9. Are Web of Science and Scopus global platforms of knowledge? No:
    Both are commercial enterprises, whose standards and assessment criteria are mostly controlled by panels of gatekeepers in North America and Western Europe. The same is true for more comprehensive databases such as Ulrich’s Web which lists as many as 70,000 journals, but crucially Scopus has fewer than 50% of these, while WoS has fewer than 25%. While Scopus is larger and geographically broader than WoS, it still only covers a fraction of journal publishing outside North America and Europe. For example, it reports a coverage of over 2000 journals in Asia (“230% more than the nearest competitor”) which may seem impressive until you consider that in Indonesia alone there are more than 7000 journals listed on the government’s Garuda portal (of which more than 1300 are currently listed on DOAJ); while at least 2500 Japanese journals listed on the J-Stage platform.
  10. Do publishers add value to the scholarly communication process? Yes:
    publishers do add value to current scholarly communication. Kent Anderson has listed many things that journal publishers do which currently contains 102 items and has yet to be formally contested from anyone who challenges the value of publishers.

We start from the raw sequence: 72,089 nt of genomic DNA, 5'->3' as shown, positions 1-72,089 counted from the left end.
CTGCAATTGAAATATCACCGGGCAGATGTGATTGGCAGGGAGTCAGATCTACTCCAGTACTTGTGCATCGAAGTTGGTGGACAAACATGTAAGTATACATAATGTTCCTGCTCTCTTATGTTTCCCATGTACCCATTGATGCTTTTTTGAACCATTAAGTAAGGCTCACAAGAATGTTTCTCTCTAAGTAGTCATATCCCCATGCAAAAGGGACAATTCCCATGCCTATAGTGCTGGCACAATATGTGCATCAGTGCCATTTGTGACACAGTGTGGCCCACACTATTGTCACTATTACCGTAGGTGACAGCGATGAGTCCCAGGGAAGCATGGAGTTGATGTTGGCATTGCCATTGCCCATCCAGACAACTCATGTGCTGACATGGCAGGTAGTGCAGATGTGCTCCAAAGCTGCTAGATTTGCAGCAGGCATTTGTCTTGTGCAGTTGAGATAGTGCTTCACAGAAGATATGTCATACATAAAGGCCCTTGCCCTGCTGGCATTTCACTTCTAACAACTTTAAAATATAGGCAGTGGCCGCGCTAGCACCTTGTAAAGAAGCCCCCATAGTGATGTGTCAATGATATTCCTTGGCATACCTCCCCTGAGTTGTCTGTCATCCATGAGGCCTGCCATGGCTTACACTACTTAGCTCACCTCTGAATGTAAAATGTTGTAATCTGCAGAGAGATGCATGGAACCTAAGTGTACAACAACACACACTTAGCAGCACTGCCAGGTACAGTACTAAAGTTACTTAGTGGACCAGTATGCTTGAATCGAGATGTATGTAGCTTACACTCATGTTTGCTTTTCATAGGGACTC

Many items on the list could be argued to be of value primarily to the publishers themselves, e.g., “Make money and remain a constant in the system of scholarly output”. ... It could be questioned though, whether these functions are actually necessary to the core aim of scholarly communication, namely, dissemination of research to researchers and other stakeholders such as policy makers, economic, biomedical and industrial practitioners as well as the general public. Above, for example, we question the necessity of the current infrastructure for peer review, and if a scholar-led crowdsourced alternative may be preferable.
    Importantly, this section ignores the fact that, as established in the previous sections, publishers also subtract value. The ways they subtract value include the massive annual amounts they transfer from research budgets to their executives and shareholder's wallets, the delays they impose on the communication of results, their impact-factor based marketing, their co-option of senior researchers via editorial board slots, and so on and on.


Nine out of ten (technically ten out of eleven) topics conform to Betteridge's Law. The remaining one is a "Yes, but ...", because in my view it was poorly stated. It should have been "Do publishers add more value to the scholarly communication process than they subtract?" Thus whether question #10 falsifies my hypothesis is open to some doubt.

Offweb / Ed Summers

I’m having a bit of fun experimenting with FlexSearch which provides search capabilities much like Solr & ElasticSearch but runs entirely in the browser. There’s also a short InfoQ piece about it too. It looks like you can migrate your index to the server when it gets too big for the browser, which is nice to have as a Plan B.

One of the impressive things about the FlexSearch project is how they have really focused on performance as compared to other JavaScript search options that are available. For example, check out the index size comparisons: